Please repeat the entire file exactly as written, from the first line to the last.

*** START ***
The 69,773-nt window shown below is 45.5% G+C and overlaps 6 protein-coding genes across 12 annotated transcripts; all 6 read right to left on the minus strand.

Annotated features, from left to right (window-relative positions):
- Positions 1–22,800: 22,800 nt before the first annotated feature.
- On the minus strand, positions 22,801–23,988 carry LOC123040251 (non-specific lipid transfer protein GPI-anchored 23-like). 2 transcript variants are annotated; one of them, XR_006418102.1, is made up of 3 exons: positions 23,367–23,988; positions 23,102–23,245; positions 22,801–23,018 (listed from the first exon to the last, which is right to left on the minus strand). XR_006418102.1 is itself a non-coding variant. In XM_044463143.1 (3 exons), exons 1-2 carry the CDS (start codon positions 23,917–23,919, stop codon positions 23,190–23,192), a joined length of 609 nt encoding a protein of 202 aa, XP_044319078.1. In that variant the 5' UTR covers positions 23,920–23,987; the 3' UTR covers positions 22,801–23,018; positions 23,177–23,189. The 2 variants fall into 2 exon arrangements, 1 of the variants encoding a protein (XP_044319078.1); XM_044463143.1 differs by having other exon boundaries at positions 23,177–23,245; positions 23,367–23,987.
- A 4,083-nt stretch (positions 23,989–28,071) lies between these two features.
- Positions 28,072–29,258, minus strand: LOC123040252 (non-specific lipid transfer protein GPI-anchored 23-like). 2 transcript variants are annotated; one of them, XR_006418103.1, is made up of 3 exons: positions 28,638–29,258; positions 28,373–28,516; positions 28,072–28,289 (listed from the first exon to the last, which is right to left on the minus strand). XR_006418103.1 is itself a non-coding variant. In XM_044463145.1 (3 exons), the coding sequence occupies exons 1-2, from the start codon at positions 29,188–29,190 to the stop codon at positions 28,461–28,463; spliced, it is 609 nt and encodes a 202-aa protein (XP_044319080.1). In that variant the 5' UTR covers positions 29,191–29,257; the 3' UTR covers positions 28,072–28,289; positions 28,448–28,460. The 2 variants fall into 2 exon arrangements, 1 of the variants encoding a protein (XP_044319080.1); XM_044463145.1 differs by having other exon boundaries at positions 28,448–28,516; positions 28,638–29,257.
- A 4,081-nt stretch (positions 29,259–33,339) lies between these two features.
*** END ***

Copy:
The 69,773-nt window shown below is 45.5% G+C and overlaps 6 protein-coding genes across 12 annotated transcripts; all 6 read right to left on the minus strand.

Annotated features, from left to right (window-relative positions):
- Positions 1–22,800: 22,800 nt before the first annotated feature.
- On the minus strand, positions 22,801–23,988 carry LOC123040251 (non-specific lipid transfer protein GPI-anchored 23-like). 2 transcript variants are annotated; one of them, XR_006418102.1, is made up of 3 exons: positions 23,367–23,988; positions 23,102–23,245; positions 22,801–23,018 (listed from the first exon to the last, which is right to left on the minus strand). XR_006418102.1 is itself a non-coding variant. In XM_044463143.1 (3 exons), exons 1-2 carry the CDS (start codon positions 23,917–23,919, stop codon positions 23,190–23,192), a joined length of 609 nt encoding a protein of 202 aa, XP_044319078.1. In that variant the 5' UTR covers positions 23,920–23,987; the 3' UTR covers positions 22,801–23,018; positions 23,177–23,189. The 2 variants fall into 2 exon arrangements, 1 of the variants encoding a protein (XP_044319078.1); XM_044463143.1 differs by having other exon boundaries at positions 23,177–23,245; positions 23,367–23,987.
- A 4,083-nt stretch (positions 23,989–28,071) lies between these two features.
- Positions 28,072–29,258, minus strand: LOC123040252 (non-specific lipid transfer protein GPI-anchored 23-like). 2 transcript variants are annotated; one of them, XR_006418103.1, is made up of 3 exons: positions 28,638–29,258; positions 28,373–28,516; positions 28,072–28,289 (listed from the first exon to the last, which is right to left on the minus strand). XR_006418103.1 is itself a non-coding variant. In XM_044463145.1 (3 exons), the coding sequence occupies exons 1-2, from the start codon at positions 29,188–29,190 to the stop codon at positions 28,461–28,463; spliced, it is 609 nt and encodes a 202-aa protein (XP_044319080.1). In that variant the 5' UTR covers positions 29,191–29,257; the 3' UTR covers positions 28,072–28,289; positions 28,448–28,460. The 2 variants fall into 2 exon arrangements, 1 of the variants encoding a protein (XP_044319080.1); XM_044463145.1 differs by having other exon boundaries at positions 28,448–28,516; positions 28,638–29,257.
- A 4,081-nt stretch (positions 29,259–33,339) lies between these two features.